Hi MN Chris,
A number of ways we can look at your question concerning 30/30 at vVO2max versus the more traditional 800-1200 repeats at the same pace.
Purely logically, we can say that if you find the 30/30s to be a breeze, yet struggle on the 1200s, then the 30/30s cannot be doing their job, because both of these sessions are meant to be exercising/stressing the same thing. If they are both stressing the same system, then it should not matter (within a couple of percentage points) which exercise you do. Once you have got fit doing one, you should be able to do the other. I am confident that if you could do the 1200s, then the 30/30s would be cake... but not vice versa. Which makes you think, no?
Or we could look at the work Astrand and Rodahl did way back in 1970 and discussed in their magnum opus Textbook of Work Physiology. Since it is on the shelf behind me, let's look at it. They discuss (p398 of second edition) their study of a cyclist who was set a workload he could maintain for 9 mins all-out only. His VO2 at this effort was 4.6 L/min. They then had him try a number of intermittent sessions at this pace and measured his corresponding VO2.
Work time/rest time ? VO2 required L/min
30s/30s ? 2.9 L/min
60s/60s ? 2.93
2mins/2mins ? 4.40
3mins/3mins ? 4.6
So, for this cyclist to achieve the VO2 of a 9 min all-out effort, he had to exercise for something more than 2mins. (Traditionally, runners tend to take this as 800-1000's at 3-5km race pace)
One conclusion the authors made was "for the purposes of taxing the oxygen-transporting organs maximally, work periods of a few minutes' duration represent an effective type of work."
So, to refer to your question, this shows that 30/30 at a pace you can hold for 9 mins is not having the same effect as 3min/3min at the same pace.
However, they go on to discuss a study by Christensen, Hedman and Saltin (1960) of intermittent treadmill running using shorter work periods. In this, one subject was able to run at a very high VO2 of 5.6 L/min when he ran for 10s followed by a 5sec pause. He kept this up for 30 mins (on and off a treadmill ? 20 mins total running, 10 mins total rec) "without undue fatigue and with a low blood lactic acid concentration. At the end of the running period, the load on the oxygen-transporting system was maximal."
If the recovery was increased to 10secs, (10 on/10 off) the VO2 dropped. If the work/rest was increased to 15/15, the VO2 dropped, and as already shown 30/30 doesn't work either...
Note here that the athlete could only maintain this pace for 4 mins all-out (not 9 mins as above), so this is above vVO2max and more like best one mile pace (or faster; the athlete managed 1300m in 4.0 mins). They do make the case that the speed here is critical. For this runner, the pace at 22.75 km/hr enabled his VO2 to reach max at 10s/5s. But if the speed was reduced to 22 km/hr, then he only required 90% VO2max at 10s/5s, but he could go longer (60mins vs 25 mins).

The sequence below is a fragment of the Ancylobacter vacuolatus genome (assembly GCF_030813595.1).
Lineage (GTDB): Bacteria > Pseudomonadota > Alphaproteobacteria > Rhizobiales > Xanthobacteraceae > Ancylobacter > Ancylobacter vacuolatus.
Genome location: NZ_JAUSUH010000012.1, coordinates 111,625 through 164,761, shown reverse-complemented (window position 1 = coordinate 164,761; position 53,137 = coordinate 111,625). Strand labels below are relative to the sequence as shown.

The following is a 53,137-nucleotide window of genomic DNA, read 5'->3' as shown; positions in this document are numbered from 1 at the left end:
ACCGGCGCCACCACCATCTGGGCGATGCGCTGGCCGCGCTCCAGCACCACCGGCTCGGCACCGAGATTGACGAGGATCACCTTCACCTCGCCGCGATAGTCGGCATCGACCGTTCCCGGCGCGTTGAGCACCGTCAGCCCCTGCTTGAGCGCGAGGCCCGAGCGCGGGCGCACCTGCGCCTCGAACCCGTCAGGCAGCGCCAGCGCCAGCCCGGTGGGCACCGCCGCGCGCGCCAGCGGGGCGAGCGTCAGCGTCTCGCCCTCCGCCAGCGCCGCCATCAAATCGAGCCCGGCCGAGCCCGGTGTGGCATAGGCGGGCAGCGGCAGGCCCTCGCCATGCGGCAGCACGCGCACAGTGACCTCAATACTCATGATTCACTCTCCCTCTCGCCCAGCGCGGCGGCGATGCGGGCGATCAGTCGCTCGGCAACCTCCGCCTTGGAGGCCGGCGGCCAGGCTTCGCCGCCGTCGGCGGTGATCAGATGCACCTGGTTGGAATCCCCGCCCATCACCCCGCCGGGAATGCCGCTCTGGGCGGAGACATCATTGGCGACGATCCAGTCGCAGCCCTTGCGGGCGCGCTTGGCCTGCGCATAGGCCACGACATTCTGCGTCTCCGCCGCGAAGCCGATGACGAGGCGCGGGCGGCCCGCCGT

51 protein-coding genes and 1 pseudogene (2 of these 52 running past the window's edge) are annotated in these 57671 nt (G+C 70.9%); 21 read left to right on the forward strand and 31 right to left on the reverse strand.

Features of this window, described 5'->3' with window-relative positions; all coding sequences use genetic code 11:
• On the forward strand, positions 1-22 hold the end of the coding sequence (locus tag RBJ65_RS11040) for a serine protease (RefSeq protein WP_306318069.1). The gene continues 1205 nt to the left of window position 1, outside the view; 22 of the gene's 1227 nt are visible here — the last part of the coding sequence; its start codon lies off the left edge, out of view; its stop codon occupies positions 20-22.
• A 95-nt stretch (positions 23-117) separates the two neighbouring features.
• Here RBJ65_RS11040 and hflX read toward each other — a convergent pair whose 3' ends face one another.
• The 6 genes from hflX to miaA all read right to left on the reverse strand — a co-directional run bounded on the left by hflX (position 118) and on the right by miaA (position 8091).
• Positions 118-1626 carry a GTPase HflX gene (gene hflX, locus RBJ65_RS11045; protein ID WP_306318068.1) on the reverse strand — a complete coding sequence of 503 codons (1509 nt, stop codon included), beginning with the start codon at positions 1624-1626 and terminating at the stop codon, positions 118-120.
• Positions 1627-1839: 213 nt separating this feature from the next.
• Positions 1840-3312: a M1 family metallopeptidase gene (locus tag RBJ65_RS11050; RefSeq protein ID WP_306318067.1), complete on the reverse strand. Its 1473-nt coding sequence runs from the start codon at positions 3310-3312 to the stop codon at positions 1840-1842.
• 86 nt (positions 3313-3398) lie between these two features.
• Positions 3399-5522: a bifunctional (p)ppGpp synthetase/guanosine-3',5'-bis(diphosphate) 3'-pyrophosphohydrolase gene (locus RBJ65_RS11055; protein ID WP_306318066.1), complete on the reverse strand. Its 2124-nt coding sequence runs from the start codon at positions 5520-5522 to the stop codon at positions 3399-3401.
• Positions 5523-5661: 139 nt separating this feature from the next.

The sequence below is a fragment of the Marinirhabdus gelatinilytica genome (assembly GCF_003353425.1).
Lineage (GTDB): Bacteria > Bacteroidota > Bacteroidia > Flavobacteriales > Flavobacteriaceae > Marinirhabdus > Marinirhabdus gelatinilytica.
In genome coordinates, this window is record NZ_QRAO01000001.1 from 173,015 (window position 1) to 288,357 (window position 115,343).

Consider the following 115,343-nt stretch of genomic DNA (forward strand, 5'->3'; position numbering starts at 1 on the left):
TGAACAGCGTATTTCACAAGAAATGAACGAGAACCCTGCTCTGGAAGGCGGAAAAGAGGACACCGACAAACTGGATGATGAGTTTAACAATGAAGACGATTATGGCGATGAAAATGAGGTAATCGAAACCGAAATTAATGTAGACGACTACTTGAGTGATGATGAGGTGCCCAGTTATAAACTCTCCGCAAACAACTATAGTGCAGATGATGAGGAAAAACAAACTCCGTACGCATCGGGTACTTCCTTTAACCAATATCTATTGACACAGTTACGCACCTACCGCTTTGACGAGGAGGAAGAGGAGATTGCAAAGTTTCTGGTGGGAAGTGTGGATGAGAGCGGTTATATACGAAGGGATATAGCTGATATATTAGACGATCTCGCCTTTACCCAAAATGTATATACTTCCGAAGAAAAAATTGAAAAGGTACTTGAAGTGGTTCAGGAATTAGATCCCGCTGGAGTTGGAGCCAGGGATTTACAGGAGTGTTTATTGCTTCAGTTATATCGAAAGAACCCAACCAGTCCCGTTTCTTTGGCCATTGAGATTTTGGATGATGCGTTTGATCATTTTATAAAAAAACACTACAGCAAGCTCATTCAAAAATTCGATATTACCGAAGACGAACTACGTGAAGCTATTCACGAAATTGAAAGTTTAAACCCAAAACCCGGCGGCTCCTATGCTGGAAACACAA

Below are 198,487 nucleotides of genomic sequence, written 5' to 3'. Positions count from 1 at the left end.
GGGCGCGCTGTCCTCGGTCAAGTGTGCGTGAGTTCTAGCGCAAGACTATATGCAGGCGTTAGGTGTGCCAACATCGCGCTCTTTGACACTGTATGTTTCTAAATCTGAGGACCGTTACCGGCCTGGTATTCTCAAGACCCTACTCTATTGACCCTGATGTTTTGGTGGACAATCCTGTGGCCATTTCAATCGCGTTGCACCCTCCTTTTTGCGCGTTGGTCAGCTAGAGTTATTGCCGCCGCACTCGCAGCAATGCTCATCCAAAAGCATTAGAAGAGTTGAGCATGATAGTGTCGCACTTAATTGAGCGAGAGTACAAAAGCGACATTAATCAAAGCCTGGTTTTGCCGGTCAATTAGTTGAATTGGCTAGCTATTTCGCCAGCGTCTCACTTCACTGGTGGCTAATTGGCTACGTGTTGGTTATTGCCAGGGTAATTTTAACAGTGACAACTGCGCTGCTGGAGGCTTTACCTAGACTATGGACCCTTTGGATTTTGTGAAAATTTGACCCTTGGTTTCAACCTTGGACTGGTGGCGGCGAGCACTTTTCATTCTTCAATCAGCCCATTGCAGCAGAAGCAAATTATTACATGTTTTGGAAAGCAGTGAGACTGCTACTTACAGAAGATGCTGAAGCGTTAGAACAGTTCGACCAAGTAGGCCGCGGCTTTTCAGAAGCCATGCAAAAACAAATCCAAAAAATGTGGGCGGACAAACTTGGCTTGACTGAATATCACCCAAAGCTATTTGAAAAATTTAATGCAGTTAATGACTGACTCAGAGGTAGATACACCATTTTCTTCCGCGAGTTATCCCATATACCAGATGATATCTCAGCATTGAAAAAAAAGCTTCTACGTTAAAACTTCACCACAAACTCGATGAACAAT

So, "work from a few seconds to several minutes and up to hours of continuous running has been shown to put a major load on the oxygen-transport system, provided the work load is sufficiently high." (note the final caveat).
I tend to use 800s and 1200s as I've shown. We have tried the 30/30s, but everyone finds them too easy (can run all day and do not reach max). I have not ever tried the 10 on/5 off at best 4.00 min pace. And have never heard of good athletes who have done so (anyone used this?). It might be interesting...
One final point. Cardiac output and stroke volume attain their highest values at a load which produces VO2max. Training above this pace (ie: faster) the oxygen uptake, the cardiac output and the stroke volume may actually drop. To close with a quote from Astrand and Rodahl, "there is no evidence to support the assumption that it is important to engage the anaerobic process to any extreme degree in order to train the aerobic power." (p404).
Meaning there is no need to reach a state of "knee-grabbing" or reaching exhaustion, yet still be doing the optimal (aerobic power/aerobic capacity) training possible.
Final thought: in an earlier thread (to CBASS), I stated that if your aerobic ability is not good, you will not manage these 1200s. Above, you yourself are considering the same thing...